Doctor, Did You Wash Your Hands?

Despite national campaigns encouraging patients to take an active role in improving hospital safety, many patients aren’t comfortable asking doctors challenging questions about their care.

British researchers gave surveys to about 80 surgical patients asking them how they would feel about asking doctors or nurses various questions. The questions ranged from simple factual questions like, “How long will I be in the hospital?” to more challenging questions such as, “Have you washed your hands?” The patients were asked to rate their level of willingness to ask the questions on a scale of 1 to 4, with 4 indicating they would be very willing to pose the question to their doctor or nurse.

Basic questions to doctors about length of hospital stay, time off work and details about the procedure were easy for patients to ask and received high marks, scoring on average 3.4 points, according to the report, which appeared in the journal Quality & Safety in Health Care.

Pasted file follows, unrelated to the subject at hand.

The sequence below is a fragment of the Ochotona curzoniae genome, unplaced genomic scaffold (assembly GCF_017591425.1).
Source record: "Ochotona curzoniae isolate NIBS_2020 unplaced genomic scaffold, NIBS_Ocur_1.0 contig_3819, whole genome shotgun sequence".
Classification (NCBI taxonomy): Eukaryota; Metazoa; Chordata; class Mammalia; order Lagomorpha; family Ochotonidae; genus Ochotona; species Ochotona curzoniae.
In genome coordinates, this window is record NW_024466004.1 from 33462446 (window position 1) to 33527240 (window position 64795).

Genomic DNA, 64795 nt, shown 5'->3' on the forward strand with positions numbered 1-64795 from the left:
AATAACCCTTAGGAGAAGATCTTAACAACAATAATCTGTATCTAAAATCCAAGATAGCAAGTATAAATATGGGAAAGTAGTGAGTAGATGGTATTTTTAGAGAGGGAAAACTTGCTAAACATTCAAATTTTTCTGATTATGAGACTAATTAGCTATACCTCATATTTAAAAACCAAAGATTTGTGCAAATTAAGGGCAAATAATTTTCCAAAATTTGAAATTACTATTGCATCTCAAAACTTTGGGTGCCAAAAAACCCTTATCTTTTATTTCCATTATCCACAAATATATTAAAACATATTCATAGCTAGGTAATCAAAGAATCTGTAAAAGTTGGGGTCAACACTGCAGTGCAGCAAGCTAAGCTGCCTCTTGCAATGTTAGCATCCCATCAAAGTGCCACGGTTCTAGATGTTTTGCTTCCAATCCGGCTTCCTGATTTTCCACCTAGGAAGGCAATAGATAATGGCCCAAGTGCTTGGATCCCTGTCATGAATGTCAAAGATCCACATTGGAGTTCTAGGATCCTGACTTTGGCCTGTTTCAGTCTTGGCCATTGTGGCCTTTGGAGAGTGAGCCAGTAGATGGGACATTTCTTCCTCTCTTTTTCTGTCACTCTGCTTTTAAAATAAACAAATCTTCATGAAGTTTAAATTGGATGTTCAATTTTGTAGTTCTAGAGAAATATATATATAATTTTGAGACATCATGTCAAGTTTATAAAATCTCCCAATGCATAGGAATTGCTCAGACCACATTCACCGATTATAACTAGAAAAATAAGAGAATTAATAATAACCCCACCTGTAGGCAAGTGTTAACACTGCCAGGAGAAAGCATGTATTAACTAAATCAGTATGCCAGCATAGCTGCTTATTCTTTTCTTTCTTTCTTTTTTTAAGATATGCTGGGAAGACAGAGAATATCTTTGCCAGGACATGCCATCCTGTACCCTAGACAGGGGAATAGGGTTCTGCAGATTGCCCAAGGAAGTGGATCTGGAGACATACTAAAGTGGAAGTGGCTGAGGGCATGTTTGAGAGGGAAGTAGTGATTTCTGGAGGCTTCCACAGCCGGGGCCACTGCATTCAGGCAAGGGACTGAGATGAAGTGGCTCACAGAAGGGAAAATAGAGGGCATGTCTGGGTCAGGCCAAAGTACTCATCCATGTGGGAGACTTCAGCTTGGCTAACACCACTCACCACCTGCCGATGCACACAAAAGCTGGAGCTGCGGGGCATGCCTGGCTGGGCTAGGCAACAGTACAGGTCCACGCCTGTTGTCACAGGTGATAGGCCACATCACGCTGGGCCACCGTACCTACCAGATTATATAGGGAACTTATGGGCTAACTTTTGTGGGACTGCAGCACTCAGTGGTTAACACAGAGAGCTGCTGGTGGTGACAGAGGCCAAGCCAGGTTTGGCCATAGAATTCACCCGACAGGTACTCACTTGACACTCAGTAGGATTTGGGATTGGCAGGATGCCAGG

But questions aimed at improving patient safety and reducing medical errors were far more difficult for patients to ask, receiving an average score of just 2.4 points. Questions that received low marks included:

“Who are you, and what is your job?”

“I don’t think that is the medication I am on. Can you check please?”

“Have you washed your hands?”

“How many times have you done this operation?”

Although patients were slightly more willing to ask challenging questions of nurses, scores remained low. However, the survey suggested that if a doctor instructs a surgical patient to be sure and ask about safety issues like hand washing and medication, patients found it far easier to ask challenging questions. Women also were more likely to ask challenging questions than men, the study showed.

The study authors said the findings suggest patients are worried about insulting their doctors by asking safety-oriented questions. For patient safety programs to be effective, doctors and nurses need to communicate to patients that challenging questions are a good thing.

“Patients need to feel they can ask questions that may be perceived as challenging without causing offense to those involved in their health care treatment,” the study authors wrote.